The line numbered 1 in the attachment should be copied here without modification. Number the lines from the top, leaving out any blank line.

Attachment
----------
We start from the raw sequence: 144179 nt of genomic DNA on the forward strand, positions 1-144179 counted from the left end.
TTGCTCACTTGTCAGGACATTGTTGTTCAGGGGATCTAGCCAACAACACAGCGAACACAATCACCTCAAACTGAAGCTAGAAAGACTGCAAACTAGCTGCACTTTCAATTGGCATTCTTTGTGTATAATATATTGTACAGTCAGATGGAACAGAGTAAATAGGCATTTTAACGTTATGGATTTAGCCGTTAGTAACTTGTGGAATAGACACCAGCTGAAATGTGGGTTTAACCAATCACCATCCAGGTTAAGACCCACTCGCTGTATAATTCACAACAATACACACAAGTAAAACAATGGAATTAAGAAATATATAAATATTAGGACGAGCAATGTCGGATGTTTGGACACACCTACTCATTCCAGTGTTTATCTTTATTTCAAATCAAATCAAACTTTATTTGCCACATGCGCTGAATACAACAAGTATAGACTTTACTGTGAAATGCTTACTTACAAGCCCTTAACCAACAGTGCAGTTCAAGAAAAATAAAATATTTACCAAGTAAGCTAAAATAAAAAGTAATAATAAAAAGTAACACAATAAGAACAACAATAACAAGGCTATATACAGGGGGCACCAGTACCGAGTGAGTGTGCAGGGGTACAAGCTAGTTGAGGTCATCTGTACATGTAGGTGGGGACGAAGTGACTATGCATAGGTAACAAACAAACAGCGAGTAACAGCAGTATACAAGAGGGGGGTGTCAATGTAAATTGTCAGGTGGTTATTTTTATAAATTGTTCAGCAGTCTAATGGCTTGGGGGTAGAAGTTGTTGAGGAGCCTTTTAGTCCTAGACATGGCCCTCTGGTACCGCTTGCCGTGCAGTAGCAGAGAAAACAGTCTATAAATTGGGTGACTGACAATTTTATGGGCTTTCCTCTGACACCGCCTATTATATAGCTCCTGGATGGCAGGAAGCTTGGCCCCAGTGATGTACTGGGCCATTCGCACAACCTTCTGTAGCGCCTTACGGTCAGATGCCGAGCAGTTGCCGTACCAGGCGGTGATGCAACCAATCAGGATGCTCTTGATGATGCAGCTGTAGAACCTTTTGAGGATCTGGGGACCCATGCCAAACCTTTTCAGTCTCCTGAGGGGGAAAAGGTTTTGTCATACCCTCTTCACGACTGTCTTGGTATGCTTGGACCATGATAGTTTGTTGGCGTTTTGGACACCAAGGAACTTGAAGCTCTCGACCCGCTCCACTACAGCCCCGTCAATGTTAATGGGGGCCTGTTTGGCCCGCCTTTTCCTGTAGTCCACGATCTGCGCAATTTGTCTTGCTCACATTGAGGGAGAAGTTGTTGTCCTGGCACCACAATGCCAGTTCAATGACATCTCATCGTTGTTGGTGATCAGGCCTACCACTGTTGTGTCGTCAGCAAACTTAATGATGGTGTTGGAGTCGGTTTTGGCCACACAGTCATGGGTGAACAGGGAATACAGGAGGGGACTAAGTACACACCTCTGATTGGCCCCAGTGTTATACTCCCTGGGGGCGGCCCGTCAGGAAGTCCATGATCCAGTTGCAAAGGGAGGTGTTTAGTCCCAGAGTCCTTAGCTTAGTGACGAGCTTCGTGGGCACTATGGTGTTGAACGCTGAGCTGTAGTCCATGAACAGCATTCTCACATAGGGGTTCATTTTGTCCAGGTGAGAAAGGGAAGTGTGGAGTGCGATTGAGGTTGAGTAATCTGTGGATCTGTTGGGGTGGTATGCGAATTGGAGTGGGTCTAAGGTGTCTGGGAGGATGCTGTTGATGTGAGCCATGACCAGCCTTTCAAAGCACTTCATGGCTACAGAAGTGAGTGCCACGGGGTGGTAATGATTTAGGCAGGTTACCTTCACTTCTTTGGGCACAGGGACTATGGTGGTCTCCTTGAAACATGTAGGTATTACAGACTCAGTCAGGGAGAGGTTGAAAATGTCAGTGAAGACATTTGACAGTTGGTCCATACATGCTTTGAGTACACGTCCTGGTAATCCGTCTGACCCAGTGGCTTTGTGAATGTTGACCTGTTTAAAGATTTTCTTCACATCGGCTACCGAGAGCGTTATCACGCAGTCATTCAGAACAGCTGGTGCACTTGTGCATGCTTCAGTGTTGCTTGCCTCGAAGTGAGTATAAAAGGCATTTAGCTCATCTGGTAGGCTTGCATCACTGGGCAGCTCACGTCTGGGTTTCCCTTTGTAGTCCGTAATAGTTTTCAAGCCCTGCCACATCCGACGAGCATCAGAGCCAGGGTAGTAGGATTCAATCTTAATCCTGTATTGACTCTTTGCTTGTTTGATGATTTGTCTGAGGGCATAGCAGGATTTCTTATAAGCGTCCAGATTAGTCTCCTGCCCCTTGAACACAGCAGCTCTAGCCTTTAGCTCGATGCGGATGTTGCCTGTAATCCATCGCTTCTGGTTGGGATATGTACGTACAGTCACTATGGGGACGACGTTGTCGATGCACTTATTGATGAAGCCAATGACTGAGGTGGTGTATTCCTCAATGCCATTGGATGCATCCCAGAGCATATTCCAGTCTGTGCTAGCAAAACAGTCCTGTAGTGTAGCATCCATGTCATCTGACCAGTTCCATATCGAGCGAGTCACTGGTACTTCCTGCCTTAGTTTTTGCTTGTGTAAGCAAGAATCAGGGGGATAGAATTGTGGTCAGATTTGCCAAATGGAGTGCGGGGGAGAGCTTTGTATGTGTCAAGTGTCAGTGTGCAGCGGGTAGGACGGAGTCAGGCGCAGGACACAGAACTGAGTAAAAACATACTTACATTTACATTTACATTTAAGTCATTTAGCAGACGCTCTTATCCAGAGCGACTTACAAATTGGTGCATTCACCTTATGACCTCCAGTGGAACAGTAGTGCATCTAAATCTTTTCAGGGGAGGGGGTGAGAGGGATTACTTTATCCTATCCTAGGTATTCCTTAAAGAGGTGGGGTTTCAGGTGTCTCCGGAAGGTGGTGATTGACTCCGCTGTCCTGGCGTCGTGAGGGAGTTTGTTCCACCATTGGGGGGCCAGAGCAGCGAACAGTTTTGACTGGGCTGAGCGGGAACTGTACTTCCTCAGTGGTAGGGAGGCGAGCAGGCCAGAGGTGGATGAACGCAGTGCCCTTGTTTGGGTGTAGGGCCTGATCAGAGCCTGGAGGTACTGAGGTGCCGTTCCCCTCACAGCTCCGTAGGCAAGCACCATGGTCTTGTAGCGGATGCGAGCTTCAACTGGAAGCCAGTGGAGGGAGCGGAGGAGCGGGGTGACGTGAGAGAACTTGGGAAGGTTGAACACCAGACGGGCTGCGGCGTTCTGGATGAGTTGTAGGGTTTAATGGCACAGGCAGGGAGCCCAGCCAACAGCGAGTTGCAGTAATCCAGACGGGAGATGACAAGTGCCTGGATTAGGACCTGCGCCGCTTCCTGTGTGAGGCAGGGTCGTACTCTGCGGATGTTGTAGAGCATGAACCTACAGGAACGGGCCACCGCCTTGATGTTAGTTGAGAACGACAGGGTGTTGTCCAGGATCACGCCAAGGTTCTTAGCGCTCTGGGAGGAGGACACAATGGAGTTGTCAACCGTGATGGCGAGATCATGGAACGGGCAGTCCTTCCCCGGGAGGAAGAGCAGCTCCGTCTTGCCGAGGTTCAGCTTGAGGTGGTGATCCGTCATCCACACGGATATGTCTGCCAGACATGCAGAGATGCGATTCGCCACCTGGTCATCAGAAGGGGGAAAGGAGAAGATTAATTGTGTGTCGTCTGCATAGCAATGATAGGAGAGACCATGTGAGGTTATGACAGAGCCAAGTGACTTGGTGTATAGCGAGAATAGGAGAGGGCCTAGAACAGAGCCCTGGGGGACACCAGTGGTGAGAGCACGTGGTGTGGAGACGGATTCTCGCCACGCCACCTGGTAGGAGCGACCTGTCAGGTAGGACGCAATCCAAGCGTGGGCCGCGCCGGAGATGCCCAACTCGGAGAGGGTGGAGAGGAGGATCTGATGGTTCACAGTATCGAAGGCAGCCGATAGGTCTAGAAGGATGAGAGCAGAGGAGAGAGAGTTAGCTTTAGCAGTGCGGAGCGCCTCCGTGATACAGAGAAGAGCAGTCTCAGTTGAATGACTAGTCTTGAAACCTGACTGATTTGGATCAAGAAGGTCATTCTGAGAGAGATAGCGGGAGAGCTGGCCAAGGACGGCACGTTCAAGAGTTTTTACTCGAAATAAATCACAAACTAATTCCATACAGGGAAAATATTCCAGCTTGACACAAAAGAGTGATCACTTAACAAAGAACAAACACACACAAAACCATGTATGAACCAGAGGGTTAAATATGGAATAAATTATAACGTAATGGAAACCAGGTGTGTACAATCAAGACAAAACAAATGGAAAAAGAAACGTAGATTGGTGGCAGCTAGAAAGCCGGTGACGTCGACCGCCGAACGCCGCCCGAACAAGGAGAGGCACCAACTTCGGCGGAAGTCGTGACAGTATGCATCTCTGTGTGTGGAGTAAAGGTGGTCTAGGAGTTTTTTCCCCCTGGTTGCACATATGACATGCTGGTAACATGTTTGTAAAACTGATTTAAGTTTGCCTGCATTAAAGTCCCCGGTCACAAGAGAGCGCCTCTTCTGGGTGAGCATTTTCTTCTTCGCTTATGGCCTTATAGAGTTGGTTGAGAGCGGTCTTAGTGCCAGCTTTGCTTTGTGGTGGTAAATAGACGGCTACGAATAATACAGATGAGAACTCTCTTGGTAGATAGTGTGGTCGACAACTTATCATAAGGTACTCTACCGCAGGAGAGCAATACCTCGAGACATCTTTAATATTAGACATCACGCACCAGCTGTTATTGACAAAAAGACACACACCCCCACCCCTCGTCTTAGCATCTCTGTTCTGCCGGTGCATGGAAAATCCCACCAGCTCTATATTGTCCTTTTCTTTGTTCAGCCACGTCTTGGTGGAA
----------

We start from the raw sequence: 144179 nt of genomic DNA on the forward strand, positions 1-144179 counted from the left end.